I say this to preface my following post, which originally appeared on my personal facebook. Without having known me, the message loses some of its effect. It ends up reading as just another uplifting post floating on the internet, by some do-good stranger, who may or may not have had the same traumatic experiences of the target audience I am trying to reach. The anonymization of the post wipes away my credibility, minimizing the “even you?” reaction I wish to elicit. Regardless, I shout this message to the stars, in hopes it inspires one to face its fear head on, shining brighter than it ever thought possible.
In the chaos of mis/information nowadays, finding moral reference points can be quite difficult. Everyone wants to get along with their friends, so if one says something that might sound a bit morally awkward, we might shrug it off. I believe some moral premises should be regarded as red flags that warrant further discussion. For instance: the zero-sum-game.
A zero-sum-game is a model of interaction in which any participants gains are balanced out by another’s losses. In other words: there is no scenario in which all players benefit. In order for one to gain, another must lose. As a moral premise, it is necessarily malicious.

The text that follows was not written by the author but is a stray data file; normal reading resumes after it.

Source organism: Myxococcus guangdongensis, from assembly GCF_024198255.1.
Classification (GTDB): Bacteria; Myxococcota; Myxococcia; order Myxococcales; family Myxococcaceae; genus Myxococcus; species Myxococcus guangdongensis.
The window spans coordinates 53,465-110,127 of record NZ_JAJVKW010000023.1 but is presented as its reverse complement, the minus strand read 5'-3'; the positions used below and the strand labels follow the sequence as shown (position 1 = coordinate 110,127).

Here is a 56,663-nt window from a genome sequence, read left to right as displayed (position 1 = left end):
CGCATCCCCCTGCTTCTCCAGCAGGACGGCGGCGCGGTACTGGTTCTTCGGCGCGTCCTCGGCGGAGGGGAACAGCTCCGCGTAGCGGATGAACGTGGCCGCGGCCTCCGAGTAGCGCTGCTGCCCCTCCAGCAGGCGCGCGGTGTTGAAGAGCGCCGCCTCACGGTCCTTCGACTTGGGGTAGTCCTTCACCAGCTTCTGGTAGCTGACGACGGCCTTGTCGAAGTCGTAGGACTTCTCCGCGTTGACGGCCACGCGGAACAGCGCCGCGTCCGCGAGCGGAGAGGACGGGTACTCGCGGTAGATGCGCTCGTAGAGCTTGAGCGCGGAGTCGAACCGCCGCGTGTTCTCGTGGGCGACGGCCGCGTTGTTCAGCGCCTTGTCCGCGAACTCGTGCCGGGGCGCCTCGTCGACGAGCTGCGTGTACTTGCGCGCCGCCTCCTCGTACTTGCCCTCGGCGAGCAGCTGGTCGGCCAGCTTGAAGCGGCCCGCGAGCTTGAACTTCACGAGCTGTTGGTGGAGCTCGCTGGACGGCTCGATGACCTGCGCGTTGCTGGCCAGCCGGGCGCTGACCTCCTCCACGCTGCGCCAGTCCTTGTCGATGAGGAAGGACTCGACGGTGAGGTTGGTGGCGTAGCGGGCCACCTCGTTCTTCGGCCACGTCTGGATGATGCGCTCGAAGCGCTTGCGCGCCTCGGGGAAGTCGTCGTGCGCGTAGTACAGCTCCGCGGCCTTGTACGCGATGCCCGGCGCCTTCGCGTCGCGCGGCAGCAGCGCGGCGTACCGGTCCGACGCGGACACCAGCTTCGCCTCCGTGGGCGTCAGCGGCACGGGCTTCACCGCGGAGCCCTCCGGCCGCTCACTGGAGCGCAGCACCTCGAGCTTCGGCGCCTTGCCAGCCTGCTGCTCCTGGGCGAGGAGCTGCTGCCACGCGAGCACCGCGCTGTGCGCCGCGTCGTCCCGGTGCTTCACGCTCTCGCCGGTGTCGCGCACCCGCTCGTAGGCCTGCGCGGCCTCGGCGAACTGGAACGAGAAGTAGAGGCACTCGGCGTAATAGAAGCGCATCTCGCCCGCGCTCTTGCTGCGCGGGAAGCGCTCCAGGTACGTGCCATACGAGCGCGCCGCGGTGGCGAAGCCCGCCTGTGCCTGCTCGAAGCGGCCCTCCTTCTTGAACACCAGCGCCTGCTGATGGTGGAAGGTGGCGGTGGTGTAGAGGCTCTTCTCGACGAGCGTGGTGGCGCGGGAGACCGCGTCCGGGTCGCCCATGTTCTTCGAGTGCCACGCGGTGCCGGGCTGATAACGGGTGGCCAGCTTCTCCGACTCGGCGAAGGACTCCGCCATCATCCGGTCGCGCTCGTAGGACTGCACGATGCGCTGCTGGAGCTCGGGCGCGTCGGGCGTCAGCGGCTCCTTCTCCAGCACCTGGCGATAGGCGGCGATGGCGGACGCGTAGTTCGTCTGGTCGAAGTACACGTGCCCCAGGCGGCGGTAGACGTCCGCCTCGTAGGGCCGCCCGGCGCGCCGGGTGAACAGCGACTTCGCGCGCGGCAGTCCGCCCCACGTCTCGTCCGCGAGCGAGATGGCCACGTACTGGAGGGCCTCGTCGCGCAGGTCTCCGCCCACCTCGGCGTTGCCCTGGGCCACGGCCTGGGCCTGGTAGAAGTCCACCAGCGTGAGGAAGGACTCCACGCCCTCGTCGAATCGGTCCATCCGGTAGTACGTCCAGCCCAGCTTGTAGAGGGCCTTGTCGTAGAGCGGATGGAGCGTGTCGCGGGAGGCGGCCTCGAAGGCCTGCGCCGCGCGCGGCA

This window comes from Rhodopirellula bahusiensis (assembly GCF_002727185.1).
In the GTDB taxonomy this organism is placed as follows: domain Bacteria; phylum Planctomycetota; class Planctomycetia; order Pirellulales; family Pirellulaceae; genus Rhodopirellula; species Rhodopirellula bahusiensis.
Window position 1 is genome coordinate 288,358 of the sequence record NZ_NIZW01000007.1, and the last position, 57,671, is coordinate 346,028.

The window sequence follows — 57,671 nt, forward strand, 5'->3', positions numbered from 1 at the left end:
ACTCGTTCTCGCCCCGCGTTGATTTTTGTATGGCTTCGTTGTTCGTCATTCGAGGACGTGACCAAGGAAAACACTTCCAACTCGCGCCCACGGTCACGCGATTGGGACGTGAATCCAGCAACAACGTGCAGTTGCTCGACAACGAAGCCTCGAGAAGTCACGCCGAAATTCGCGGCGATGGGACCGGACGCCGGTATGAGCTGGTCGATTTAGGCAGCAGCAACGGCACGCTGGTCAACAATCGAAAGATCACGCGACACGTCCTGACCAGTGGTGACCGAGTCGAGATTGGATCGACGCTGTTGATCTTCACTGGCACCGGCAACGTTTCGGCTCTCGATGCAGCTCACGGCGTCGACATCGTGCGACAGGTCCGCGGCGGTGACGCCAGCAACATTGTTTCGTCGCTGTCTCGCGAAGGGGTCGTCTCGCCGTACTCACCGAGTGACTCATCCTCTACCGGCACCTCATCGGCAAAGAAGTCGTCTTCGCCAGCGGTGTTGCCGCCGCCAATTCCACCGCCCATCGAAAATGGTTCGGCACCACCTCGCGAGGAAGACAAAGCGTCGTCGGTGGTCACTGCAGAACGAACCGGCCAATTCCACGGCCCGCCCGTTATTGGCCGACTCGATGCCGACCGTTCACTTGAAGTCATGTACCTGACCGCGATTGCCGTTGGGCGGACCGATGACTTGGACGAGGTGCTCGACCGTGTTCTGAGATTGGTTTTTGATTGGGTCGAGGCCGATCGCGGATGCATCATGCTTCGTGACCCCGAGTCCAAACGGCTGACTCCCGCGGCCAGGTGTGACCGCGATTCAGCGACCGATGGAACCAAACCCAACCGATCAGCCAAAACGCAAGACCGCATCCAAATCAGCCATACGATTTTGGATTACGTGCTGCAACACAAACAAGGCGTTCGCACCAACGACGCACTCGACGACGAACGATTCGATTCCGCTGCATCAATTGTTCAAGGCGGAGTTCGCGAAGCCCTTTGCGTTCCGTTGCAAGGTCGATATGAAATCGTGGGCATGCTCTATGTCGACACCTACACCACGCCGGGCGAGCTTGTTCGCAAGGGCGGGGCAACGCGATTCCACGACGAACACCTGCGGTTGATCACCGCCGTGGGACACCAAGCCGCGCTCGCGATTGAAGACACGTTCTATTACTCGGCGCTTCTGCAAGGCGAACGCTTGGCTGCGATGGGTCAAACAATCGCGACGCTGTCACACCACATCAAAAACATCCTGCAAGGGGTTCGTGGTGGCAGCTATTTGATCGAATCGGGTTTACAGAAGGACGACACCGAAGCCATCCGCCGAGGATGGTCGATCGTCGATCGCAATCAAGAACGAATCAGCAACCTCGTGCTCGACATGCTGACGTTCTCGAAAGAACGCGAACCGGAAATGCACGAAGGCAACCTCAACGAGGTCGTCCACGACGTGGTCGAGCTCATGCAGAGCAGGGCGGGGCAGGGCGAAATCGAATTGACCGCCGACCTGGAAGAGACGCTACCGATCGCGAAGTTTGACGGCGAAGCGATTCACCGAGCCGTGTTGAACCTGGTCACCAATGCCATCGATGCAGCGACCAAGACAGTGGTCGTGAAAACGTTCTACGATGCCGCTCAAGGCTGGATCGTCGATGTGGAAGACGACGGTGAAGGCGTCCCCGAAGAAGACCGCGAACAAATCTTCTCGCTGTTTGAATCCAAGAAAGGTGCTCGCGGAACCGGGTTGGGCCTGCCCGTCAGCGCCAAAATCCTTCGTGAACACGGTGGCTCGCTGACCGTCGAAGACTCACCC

As such, I think we should listen for it, especially in social or political discourse.
Listen for it in ideas like:
“I wish we didn’t have to keep bombing the Middle-East to stay safe.”
A much more insidious place this premise hides is in variants of “If we don’t hurt them, they will hurt us” from those who aren’t clear and present danger. As a softer variant, “if I’m not comfortable, they don’t deserve to be comfortable”, or “If I don’t feel safe, they don’t deserve to feel safe”. In application, the context can range from warzones to courtrooms to interpersonal relationships.
Not that people who say these things are evil, but these ideas should be elaborated on and scrutinized. Often this sort of rhetoric is used to support causes that, on the whole, have been good for the world. Despite this, I believe that actions carried out based on these ideas tend to do more harm than good. Do not let friends and loved ones act on the zero-sum-game unchallenged.
I think political discourse among those who disagree are much more fruitful when addressing moral premises, rather than debating the details of recent events.
No amount of research or raw information will affect the actions of the politically polarized, be they Congresspeople or new voters. We have to engage morally, because that’s where the divides must be bridged.